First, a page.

Losing Levi

Losing Levi

Gabriel Baird
Bee Staff Writer

Afraid they were running late for a family dinner in Sacramento, Patrick and Beth Lansom hurriedly buckled their three children into the back seat.

Levi, their 3-year-old middle child, settled into the car seat on the driver’s side. He was wearing his new corduroy jacket with its fuzzy little hood.

Nothing suggested this drive from Davis a little more than a week ago would be different than any other, that soon Levi, who loved to sing “Take Me Out to the Ballgame,” would be dead.

He died after a Nov. 6 crash involving a truck driven by a suspected drunken driver.

According to CHP Officer Loren Milburn, Scott Doyle, 32, of West Sacramento, flunked a sobriety test at the scene. He was booked into the Yolo County jail on suspicion of felony driving under the influence of alcohol with injuries.

Milburn said that after Levi’s death, the charge was amended to suspicion of vehicular manslaughter. Results of a blood alcohol test have not been released. Doyle is out of jail on bond.

His attorney, Lawrence D. Samelson of Sacramento, said he plans to plead not guilty.

Now Levi’s parents – Patrick, 23, and Beth, 22 – are struggling to share whatever lessons their experience could provide.

As the Lansoms left their home in student housing on the University of California, Davis, campus and onto eastbound Interstate 80, Patrick maneuvered into the left lane.

It was afternoon rush hour, but traffic was moving. The Lansoms passed Harbor Boulevard onto Highway 50 in West Sacramento. Then traffic halted suddenly.

Patrick slammed the brakes and wrestled the 1990 Lexus LS400 to a stop not far from the bumper of the car in front.

Beth snapped against her seat belt, but felt relieved they had avoided an accident. She didn’t realize a Chevrolet truck was approaching fast from behind.

When the truck hit the Lexus, the car’s back window exploded, and the trunk flattened, slamming it into the back seat where the kids were belted in.

The force rammed the Lexus forward, hitting the car in front, which hit the car in front of it, which hit the car in front of it. Of the five vehicles involved, the Lansoms’ car was the worst hit.

Sadie, age 2, cried. Except for the glass in his hair and everywhere else, Justin, 6, looked uninjured. But Levi was slumped over, unresponsive.

“Levi,” Beth Lansom shouted over the roar of adrenaline and traffic, which continued to race past in the two right lanes.

Worried another car would smash into them, the parents hurried their kids out the driver-side door. But Levi’s car seat would not unbuckle.

“We’re going to get you out,” Beth yelled.

Patrick pulled him free and laid Levi, in his corduroy coat with the fuzzy hood, on the roadside. His head was injured.

Other motorists, including an off-duty emergency medical technician, approached. So, the Lansoms said, did the driver of the gray 1966 truck.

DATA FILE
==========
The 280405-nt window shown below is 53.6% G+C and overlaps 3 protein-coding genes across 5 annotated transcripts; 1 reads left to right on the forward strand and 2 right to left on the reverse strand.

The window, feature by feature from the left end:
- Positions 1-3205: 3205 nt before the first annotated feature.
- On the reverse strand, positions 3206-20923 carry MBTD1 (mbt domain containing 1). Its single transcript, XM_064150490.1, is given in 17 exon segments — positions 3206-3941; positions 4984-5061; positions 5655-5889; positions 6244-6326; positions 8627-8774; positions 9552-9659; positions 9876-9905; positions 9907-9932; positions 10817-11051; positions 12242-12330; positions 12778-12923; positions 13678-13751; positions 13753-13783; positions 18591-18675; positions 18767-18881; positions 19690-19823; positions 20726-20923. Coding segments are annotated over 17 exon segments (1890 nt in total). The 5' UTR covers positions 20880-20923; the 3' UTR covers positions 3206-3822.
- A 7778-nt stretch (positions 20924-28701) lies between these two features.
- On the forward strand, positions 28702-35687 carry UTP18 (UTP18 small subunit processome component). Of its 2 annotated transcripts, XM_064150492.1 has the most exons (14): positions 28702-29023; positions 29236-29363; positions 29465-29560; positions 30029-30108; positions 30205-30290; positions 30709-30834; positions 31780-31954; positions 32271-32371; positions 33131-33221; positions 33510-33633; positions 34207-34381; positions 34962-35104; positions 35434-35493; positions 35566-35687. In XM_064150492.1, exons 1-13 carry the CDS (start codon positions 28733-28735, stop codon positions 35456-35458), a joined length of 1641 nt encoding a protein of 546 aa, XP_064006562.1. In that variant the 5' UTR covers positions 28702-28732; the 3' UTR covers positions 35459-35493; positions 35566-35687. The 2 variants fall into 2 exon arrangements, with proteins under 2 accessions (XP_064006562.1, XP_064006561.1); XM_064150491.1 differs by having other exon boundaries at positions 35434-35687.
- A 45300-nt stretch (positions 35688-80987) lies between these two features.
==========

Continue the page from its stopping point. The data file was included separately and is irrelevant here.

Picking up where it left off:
“Stay away,” Patrick said.

“The ambulance is coming,” Beth told Levi. “Help is on its way.” He did not respond.

Patrick rode in the ambulance with Levi. Beth and the other two kids met them at UC Davis Medical Center in Sacramento.

Doctors shaved Levi’s head, preparing him for surgery. All his parents could do was wait, the beginning of a nearly 80-hour vigil in the Pediatric Intensive Care Unit on the seventh floor.

Family members that had been rushing to meet an hour earlier joined them at the hospital.

When the Lansoms saw Levi again, a tangle of wires and hoses connected him to machines. Staples marked the incision on his head where doctors had operated, and a catheter allowed fluid to drain from his brain.

At preschool the next day, Levi’s classmates made cards and a banner with their handprints. It was hung in his room.

Sadie and Justin took stuffed animals they had gotten on a recent trip to Disneyland – Mickey Mouse and a Bruce the Shark – and gave them to their brother.

Everyone was full of hope, but by Sunday night a CAT scan had shown that most of Levi’s brain already had died.

It was, Patrick said, “pretty much a matter of time.”

They decided to donate his organs.

“Maybe something positive can come out of this terrible, senseless event,” Beth said.

Around midnight Sunday doctors pronounced Levi brain dead. Until they could find recipients for his organs, machines kept his heart beating and lungs breathing. In the meantime, his parents held Levi one last time.

“We were lucky to have had you for the time we did,” Beth cried, cupping her son in her arms and kissing him. “We told you every day how proud we were of you and how much we loved you and you’ll always be with us in our hearts.”

Now, the family is struggling to cope.

Patrick Lansom has taken time off work from the Nugget Market in Sacramento, where he is a night manager. Beth, a UC Davis student, has put her political science classwork on hold.

Justin, they said, is handling the death as well as a 6-year-old can. When family members leave the room, 2-year-old Sadie wants to know where they are going and for how long.

“Levi died … Levi gone … Levi not at the hospital,” she says.

Her parents hope the story of his death will make people pause before drinking and driving.

“You have to make a good decision,” Beth said. “That can be the deciding factor on whether a little guy lives.